Heaviest twine ball[edit]

Twine ball in Lake Nebagamon, Wisconsin (2017) with creator James Frank Kotera
Twine ball in Lake Nebagamon, Wisconsin as of July 2022.
Close-up of the Lake Nebagamon, Wisconsin Twine ball in 2022

In Lake Nebagamon, Wisconsin, James Frank Kotera claims to have made the heaviest ball of twine ever built. He started it in 1979 and is still working. Kotera estimates, by measuring the weight of each bag of twine that he winds on, that the ball weighs 10,931 kg (24,100 pounds), making it the heaviest ball of twine ever built. The ball is housed in an open-air enclosure in Kotera's lawn. The ball has a smaller companion, "Junior", that is made of string.[8][9]

Largest nylon twine ball[edit]

In Branson, Missouri, a ball of nylon twine built by J. C. Payne of Valley View, Texas, is on display in Ripley's Believe It or Not museum. The ball, which measures 41.5 feet (12.6 m) in circumference, was certified as the world's largest ball of twine by the Guinness Book of World Records in 1993. It is, however, the lightest of the four contenders, weighing 12,000 pounds.[3][10][11]

Cultural references[edit]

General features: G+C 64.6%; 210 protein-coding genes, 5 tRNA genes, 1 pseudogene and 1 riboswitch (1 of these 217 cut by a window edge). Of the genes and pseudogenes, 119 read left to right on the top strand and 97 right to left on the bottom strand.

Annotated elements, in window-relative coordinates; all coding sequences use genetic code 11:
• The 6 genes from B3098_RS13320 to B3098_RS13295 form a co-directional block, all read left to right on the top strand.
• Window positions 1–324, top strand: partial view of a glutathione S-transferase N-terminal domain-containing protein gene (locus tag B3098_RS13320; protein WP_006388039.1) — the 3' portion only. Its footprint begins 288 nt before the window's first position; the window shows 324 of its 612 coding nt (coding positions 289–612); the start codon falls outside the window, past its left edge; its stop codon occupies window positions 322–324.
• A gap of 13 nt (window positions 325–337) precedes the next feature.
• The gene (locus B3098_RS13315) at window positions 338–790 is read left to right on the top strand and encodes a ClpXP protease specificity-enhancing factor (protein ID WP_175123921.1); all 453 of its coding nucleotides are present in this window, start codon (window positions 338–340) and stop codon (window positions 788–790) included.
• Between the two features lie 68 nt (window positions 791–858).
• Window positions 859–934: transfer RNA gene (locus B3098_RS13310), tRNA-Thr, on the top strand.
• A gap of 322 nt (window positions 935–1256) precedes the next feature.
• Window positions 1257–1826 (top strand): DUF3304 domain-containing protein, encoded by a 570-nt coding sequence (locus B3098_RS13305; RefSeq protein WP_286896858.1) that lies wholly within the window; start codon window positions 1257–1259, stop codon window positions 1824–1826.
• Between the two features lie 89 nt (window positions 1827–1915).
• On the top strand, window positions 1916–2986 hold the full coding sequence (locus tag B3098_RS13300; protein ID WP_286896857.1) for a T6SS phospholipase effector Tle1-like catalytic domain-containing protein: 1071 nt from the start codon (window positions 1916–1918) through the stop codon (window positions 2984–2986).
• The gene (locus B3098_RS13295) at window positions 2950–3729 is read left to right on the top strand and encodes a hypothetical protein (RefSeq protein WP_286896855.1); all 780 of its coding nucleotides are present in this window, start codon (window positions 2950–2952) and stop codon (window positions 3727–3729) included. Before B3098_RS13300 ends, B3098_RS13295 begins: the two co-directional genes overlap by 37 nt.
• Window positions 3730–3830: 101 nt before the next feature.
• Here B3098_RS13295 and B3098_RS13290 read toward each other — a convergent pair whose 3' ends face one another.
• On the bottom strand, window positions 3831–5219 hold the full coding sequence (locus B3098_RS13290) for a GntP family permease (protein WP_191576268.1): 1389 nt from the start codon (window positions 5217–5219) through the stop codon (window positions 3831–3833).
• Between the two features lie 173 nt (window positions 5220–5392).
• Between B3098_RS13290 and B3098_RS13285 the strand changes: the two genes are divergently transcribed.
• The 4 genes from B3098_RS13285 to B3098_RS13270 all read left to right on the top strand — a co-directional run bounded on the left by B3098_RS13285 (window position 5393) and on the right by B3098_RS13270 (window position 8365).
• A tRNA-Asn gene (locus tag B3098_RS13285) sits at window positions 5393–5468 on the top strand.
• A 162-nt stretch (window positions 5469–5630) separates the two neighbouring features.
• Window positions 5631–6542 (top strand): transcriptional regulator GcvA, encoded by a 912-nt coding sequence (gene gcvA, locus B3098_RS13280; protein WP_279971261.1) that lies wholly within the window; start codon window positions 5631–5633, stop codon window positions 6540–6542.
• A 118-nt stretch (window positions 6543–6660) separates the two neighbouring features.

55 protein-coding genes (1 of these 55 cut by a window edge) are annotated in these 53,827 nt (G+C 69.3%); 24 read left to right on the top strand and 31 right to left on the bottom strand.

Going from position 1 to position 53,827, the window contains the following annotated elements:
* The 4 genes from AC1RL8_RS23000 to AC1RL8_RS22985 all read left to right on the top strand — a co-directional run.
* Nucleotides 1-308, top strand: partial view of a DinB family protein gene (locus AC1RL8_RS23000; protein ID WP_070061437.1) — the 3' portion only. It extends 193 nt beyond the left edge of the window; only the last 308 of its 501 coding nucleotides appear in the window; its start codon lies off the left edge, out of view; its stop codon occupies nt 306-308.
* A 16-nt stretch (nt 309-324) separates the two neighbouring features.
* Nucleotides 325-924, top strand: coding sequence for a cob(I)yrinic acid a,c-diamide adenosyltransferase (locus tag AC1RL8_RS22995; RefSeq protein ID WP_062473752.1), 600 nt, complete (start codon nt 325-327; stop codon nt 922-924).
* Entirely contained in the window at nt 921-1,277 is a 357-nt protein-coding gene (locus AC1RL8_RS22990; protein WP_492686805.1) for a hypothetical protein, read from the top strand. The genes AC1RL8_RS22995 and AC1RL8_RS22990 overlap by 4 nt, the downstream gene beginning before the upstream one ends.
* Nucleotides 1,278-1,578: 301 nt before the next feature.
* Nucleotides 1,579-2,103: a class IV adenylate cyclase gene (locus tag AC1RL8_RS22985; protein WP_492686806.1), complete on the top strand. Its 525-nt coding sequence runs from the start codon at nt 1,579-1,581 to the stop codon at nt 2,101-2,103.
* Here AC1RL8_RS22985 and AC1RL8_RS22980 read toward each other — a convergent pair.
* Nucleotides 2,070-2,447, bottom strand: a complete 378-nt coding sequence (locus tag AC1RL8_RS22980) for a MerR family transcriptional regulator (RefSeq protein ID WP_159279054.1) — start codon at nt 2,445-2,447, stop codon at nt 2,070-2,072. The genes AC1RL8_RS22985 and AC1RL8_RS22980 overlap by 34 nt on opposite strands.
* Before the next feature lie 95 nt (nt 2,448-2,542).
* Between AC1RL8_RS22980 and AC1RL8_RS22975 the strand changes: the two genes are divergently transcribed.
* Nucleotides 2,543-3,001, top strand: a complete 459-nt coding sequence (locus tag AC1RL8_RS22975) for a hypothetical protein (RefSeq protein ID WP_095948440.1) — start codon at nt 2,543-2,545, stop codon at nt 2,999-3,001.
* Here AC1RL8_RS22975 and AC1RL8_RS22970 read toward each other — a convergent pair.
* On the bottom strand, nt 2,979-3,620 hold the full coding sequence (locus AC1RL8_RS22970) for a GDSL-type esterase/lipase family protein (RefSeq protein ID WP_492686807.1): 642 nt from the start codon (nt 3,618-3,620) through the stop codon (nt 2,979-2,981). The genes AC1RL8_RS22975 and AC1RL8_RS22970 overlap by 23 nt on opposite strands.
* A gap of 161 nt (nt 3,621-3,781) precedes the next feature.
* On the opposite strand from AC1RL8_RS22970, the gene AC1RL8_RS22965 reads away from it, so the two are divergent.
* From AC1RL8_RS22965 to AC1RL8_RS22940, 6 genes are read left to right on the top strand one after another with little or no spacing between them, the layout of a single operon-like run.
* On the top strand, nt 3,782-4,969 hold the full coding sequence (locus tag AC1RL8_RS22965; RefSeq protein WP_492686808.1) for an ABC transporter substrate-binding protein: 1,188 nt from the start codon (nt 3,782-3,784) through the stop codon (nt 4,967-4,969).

• Most notably, one of "Weird Al" Yankovic's original songs is "The Biggest Ball of Twine in Minnesota," from his 1989 album UHF - Original Motion Picture Soundtrack And Other Stuff. Although about the ball in Darwin, Minnesota, Yankovic takes artistic license with the statistics. The location now sports a street sign reading “Weird Alley.”
    • In a case of life imitating art, postcards that read "Greetings from the Twine Ball, wish you were here," a fictitious invention of Yankovic's, are now an attraction in Darwin. The Twineball Inn was a restaurant (not a motel) that has since closed.
    • Yankovic refers to the ball itself, and thus his previous work, in the video for "White & Nerdy", wherein a Trivial Pursuit card which includes the question "In what city is the largest ball of twine built by one man?" appears on screen.
  • The Cawker City, Kansas, ball of twine was the subject of the comic strip Doonesbury on July 16, 2012.[12]